Austin has been the epicenter of Texas music for decades. Some have come to know such music through the nationally televised “Austin City Limits,” a television program, launched by Public Broadcasting Service (PBS) member television station KLRU, and broadcast on many PBS stations around the United States. The show was created in 1974 by Bill Arhos, who died in 2015 at the age of 80, but his program can still be viewed on PBS stations around the nation.
However, Austin had built a reputation as a center for Texas music long before ACL came along. Small musical venues dotted Austin’s sixth street, but establishments such as the Vulcan Gas Company and the Continental Club offered larger stages and bigger nightly incomes. But the Vulcan Gas Company closed in 1970, leaving a vacuum for a large musical venue in Austin. Then something special happened that same year: Armadillo World Headquarters opened in south Austin, an event that rocked the city’s musical world. Something of a musical miracle occurred as hippies and rednecks flocked to the same venue. When a beer garden was added later, the Dillo was definitely the place to go.
Launched in August 1970 in a converted National Guard building by Eddie Wilson and friends, the Dillo quickly became one the hottest joints around. “With an eventual capacity of 1,500, the hall featured a varied fare of blues, rock, jazz, folk and country music in an informal, open atmosphere. By being able to host such top touring acts as Frank Zappa, the Pointer Sisters, Bruce Springsteen, and members of the Grateful Dead, the Armadillo brought to Austin a variety of musical groups that smaller clubs or other local entities might never have booked. Since outstanding local or regional artists often opened these shows, the Armadillo also gave vital exposure to such future stars as Joe Ely, Marcia Ball, and Stevie Ray Vaughan,” explained Eddie in an interview.
Images of Texas blues stars as well as rock and country western singers adorned the walls of the cavernous establishment. “The Armadillo’s eclectic concert calendar brought together different, sometimes disparate, sectors of the community,” states the Texas State Historical Association. In a story from its September 9, 1974 edition, Time magazine wrote that the Armadillo was to the Austin music scene what the Fillmore had been to the emergence of rock music in the 1960s.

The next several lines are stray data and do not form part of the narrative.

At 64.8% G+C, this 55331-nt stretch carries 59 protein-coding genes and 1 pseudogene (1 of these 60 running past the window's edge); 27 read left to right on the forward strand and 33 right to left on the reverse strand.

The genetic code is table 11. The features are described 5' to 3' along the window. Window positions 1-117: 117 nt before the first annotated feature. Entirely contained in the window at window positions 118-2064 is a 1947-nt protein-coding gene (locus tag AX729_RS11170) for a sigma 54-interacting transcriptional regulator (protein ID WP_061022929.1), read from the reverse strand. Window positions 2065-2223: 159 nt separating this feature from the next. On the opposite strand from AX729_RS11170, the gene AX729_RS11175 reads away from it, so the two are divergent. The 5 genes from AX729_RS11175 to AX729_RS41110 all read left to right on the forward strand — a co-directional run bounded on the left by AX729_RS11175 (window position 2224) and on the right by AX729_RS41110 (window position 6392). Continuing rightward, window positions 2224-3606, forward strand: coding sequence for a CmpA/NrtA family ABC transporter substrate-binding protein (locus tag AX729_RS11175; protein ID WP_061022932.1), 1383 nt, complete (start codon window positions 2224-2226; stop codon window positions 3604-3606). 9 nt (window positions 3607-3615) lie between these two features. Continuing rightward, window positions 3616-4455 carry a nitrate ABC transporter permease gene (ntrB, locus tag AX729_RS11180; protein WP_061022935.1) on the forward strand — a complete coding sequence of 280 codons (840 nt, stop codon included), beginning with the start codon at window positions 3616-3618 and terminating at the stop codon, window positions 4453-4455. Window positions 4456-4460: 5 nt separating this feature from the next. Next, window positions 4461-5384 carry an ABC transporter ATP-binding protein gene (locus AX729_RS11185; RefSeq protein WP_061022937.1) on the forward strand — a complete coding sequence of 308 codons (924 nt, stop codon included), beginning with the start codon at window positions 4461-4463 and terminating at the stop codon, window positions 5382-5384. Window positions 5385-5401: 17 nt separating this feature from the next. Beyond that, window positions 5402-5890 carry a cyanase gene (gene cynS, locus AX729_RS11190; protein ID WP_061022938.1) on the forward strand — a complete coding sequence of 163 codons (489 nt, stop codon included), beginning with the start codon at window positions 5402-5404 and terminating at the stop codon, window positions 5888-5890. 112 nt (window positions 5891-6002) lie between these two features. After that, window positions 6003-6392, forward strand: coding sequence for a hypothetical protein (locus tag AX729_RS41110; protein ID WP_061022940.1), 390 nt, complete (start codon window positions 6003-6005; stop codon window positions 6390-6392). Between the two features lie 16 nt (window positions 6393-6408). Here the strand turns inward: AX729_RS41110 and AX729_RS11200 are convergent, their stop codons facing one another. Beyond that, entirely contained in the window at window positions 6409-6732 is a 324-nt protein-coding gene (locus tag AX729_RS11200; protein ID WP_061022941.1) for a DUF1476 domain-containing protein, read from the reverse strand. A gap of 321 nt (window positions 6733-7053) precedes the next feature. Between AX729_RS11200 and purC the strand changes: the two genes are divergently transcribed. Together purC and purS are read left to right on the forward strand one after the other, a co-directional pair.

Other performers who played at the storied concert hall included Willie Nelson, Ry Cooder, Captain Beefheart, Taj Mahal, Dr. John the Night Tripper, Frank Zappa, the Flying Burrito Brothers and the New Riders of the Purple. Those halcyon days are long gone, however, as finances would prohibit a reopening of such a huge venue in Austin where downtown rents are skyrocketing. “I don’t think it would happen today, simply because of the rent. Cheap rent is what got the scene in Austin started,” wrote Wilson in the 2017 book The Armadillo World Headquarters: A Memoir he co-authored with Jesse Sublett.
The concert hall and beer garden at the old National Guard armory at the corner of South First Street and Barton Springs Road was also known for being tolerant toward marijuana and psychedelic drug use, which would not be tolerated these days. “I’m sorry there’s nothing in the book that’s television appropriate,” joked former owner Wilson during a recent interview on KXAN News.
Aging baby-boomers, particularly old hippies and nostalgic alumni from the University of Texas remember the legendary Dillo well. One ex-UT student, Bill Luttrell, said he bought the very last ticket to the final performance at the Dillo on December 31, 1980, which featured Commander Cody and the Lost Planet Airmen and the country music group Asleep at the Wheel. Bill still has that ticket (pictured here), autographed by Cody on the back. He said he got the autograph by tracking the singer to his hotel, then boldly asked Cody to autograph the last ticket. Bill said Cody “happily complied.”